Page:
KUALA LUMPUR, March 29 — The government must explain why it is allowing a “highly inflammatory” seminar on the “threat of Christianisation” to be held this weekend, the Malaysian Consultative Council of Buddhism, Christianity, Hinduism, Sikhism and Taoism (MCCBCHST) has said.
Religious teachers from national schools in Johor will attend an officially-sanctioned seminar this Saturday focusing on the “threat of Christianisation”. The seminar has sparked outrage among Christians.
The seminar, organised by the Johor Education Department and the Johor Mufti Department, is themed “Pemantapan Aqidah, Bahaya Liberalisme dan Pluralism Serta Ancaman Kristianisasi Terhadap Umat Islam. Apa Peranan Guru?” (Strengthening the Faith, the Dangers of Liberalism and Pluralism and the Threat of Christianity towards Muslims. What is the Role of Teachers?).
Two religious teachers from each of the 55 national schools across Johor are required to attend.
“How can the government agree to something which will affect different sensitivities?
“Is this the policy of the Education Ministry? Who has sanctioned this? Highly inflammatory, uncalled for, someone must be held responsible,” MCCBCHST honorary deputy treasurer-general Reverend Dr Hermen Shastri (picture) told The Malaysian Insider.
He said the council will hold a meeting tomorrow to discuss the matter, and will come up with a more thorough response then.
“On behalf of the Council of Churches of Malaysia (CCM) as well, we are extremely disappointed with the government for allowing this to happen,” said Shastri, who is also CCM secretary-general.
“What if we said Islam was a threat towards Malaysians, we can also ask... what happens then?” said the reverend.
A copy of a letter about the seminar from the Johor Education Department to national schools appears on its website.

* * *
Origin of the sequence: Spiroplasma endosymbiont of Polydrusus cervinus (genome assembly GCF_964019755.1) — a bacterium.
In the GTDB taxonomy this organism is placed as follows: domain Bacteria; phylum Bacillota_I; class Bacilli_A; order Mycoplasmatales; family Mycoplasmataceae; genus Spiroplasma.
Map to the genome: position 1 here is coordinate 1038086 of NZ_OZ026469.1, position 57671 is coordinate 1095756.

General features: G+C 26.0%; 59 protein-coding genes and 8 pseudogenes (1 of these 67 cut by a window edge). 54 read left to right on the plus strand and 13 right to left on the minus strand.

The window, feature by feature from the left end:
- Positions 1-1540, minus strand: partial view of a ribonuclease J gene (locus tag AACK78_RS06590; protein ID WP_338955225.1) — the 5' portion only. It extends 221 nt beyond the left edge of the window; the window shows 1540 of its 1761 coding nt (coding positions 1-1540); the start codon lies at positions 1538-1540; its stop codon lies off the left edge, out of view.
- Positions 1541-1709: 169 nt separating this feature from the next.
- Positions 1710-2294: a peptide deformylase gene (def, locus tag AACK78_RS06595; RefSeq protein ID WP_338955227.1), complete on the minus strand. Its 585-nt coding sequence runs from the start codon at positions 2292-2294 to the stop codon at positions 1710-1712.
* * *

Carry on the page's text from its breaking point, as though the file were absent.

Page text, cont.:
Hasimah Abdul Hamid, supervisor for the Islamic Education Unit of the Johor Baru Education Office, declined to comment on the programme’s stance towards the apparent threat of Christianity against Muslims.
“The purpose of this programme is of course to strengthen the faith of Muslims,” she told The Malaysian Insider.
“But I can’t say anything about the title, because it was provided by the organisers.” But the Malaysian Ulama Association (PUM) said yesterday the Johor government should not be apologetic for organising a seminar on the “threat of Christianisation” as it is an “Islamic” administration and has a duty to do so.
“We need to have these kind of seminars,” PUM president Datuk Sheikh Abdul Halim Abdul Kadir told The Malaysian Insider.
“I do not accept the excuse that Christians will be upset or hurt because of this seminar... the problem of Christianisation has been around for a long while, it is real.
“Therefore, any authority or government which is Islamic has a right to do this. You need to educate teachers, especially the young ones who are unaware of this problem.” Christians form 9.2 per cent of Malaysia’s 28.3 million population.
In recent years, the Christian and Muslim religious communities have been engaged in a tug of war over the word “Allah”, with Muslims arguing that its use should be exclusive to them on the grounds that Islam is monotheistic and the word “Allah” denotes the Muslim God.
Christians have argued that “Allah” is an Arabic word that has been used by those of other religious beliefs, including the Jews, in reference to God in many other parts of the world, notably in Arab nations and Indonesia.
A number of conservative Muslim groups have also accused Christians of attempting to convert Malays, resulting in heightened tension between followers of the two religions.